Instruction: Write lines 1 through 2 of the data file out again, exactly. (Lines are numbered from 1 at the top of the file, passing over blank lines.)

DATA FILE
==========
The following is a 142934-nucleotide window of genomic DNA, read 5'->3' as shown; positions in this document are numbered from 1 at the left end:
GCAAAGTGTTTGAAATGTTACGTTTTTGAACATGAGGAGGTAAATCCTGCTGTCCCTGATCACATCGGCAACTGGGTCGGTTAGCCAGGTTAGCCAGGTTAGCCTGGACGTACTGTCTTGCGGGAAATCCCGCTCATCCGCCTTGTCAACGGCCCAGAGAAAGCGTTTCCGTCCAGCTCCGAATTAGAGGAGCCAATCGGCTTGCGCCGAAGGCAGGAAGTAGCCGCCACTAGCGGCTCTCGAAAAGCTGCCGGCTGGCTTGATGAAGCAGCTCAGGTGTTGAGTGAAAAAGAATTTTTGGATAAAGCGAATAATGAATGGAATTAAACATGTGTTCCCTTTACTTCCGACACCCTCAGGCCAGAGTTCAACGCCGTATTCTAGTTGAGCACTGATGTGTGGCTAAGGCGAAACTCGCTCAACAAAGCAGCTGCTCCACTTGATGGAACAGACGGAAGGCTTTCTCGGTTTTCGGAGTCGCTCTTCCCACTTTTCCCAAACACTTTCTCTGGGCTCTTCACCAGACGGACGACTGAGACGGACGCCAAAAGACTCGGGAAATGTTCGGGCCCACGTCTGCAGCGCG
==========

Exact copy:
The following is a 142934-nucleotide window of genomic DNA, read 5'->3' as shown; positions in this document are numbered from 1 at the left end:
GCAAAGTGTTTGAAATGTTACGTTTTTGAACATGAGGAGGTAAATCCTGCTGTCCCTGATCACATCGGCAACTGGGTCGGTTAGCCAGGTTAGCCAGGTTAGCCTGGACGTACTGTCTTGCGGGAAATCCCGCTCATCCGCCTTGTCAACGGCCCAGAGAAAGCGTTTCCGTCCAGCTCCGAATTAGAGGAGCCAATCGGCTTGCGCCGAAGGCAGGAAGTAGCCGCCACTAGCGGCTCTCGAAAAGCTGCCGGCTGGCTTGATGAAGCAGCTCAGGTGTTGAGTGAAAAAGAATTTTTGGATAAAGCGAATAATGAATGGAATTAAACATGTGTTCCCTTTACTTCCGACACCCTCAGGCCAGAGTTCAACGCCGTATTCTAGTTGAGCACTGATGTGTGGCTAAGGCGAAACTCGCTCAACAAAGCAGCTGCTCCACTTGATGGAACAGACGGAAGGCTTTCTCGGTTTTCGGAGTCGCTCTTCCCACTTTTCCCAAACACTTTCTCTGGGCTCTTCACCAGACGGACGACTGAGACGGACGCCAAAAGACTCGGGAAATGTTCGGGCCCACGTCTGCAGCGCG